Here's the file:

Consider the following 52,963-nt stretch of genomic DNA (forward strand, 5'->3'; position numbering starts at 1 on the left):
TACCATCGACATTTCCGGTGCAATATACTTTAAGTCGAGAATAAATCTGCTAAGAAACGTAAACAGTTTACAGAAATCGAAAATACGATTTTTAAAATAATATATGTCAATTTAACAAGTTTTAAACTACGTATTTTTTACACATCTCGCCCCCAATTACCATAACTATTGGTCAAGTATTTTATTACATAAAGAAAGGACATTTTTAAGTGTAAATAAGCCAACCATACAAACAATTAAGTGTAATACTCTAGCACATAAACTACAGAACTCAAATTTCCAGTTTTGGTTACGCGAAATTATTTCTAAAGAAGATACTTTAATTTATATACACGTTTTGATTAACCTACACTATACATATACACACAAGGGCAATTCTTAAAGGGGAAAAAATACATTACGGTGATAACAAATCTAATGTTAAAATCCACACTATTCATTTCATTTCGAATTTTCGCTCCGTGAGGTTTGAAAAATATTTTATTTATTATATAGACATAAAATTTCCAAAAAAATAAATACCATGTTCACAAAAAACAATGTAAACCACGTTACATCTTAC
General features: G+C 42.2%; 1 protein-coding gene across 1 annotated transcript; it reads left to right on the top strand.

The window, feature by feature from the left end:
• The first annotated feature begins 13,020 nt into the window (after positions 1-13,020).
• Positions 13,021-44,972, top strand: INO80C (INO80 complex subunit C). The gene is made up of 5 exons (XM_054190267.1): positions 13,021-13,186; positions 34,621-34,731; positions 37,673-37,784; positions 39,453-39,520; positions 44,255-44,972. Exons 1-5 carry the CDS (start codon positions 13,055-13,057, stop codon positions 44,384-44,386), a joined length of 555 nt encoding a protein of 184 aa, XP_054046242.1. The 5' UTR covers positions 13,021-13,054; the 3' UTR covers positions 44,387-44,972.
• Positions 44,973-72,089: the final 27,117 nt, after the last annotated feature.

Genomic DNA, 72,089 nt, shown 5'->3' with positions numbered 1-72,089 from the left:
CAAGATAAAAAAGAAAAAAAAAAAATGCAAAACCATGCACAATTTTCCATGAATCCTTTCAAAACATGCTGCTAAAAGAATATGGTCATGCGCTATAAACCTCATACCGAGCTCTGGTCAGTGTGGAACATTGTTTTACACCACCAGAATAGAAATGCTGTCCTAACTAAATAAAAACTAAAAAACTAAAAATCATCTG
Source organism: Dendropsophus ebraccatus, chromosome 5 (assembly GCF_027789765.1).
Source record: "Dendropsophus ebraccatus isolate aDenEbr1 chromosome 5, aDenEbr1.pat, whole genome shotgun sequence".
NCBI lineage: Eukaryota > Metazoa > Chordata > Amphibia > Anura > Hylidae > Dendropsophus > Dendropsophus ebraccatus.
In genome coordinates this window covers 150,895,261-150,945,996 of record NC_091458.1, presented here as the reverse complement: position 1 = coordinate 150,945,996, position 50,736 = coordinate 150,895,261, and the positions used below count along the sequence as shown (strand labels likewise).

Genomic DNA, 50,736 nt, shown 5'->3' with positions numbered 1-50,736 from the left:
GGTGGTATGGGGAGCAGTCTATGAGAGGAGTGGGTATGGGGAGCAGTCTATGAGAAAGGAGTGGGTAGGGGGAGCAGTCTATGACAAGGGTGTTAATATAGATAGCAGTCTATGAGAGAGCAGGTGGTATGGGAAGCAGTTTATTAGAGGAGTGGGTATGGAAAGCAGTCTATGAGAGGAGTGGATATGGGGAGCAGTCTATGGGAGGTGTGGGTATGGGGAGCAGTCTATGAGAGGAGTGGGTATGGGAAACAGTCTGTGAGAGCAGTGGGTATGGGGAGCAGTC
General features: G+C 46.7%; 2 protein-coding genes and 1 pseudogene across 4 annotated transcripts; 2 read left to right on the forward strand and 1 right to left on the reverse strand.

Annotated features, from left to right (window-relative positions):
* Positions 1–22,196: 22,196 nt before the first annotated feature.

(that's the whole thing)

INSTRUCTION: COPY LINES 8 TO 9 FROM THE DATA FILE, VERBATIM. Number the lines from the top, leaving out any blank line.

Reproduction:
Genomic DNA, 72,089 nt, shown 5'->3' with positions numbered 1-72,089 from the left:
CAAGATAAAAAAGAAAAAAAAAAAATGCAAAACCATGCACAATTTTCCATGAATCCTTTCAAAACATGCTGCTAAAAGAATATGGTCATGCGCTATAAACCTCATACCGAGCTCTGGTCAGTGTGGAACATTGTTTTACACCACCAGAATAGAAATGCTGTCCTAACTAAATAAAAACTAAAAAACTAAAAATCATCTG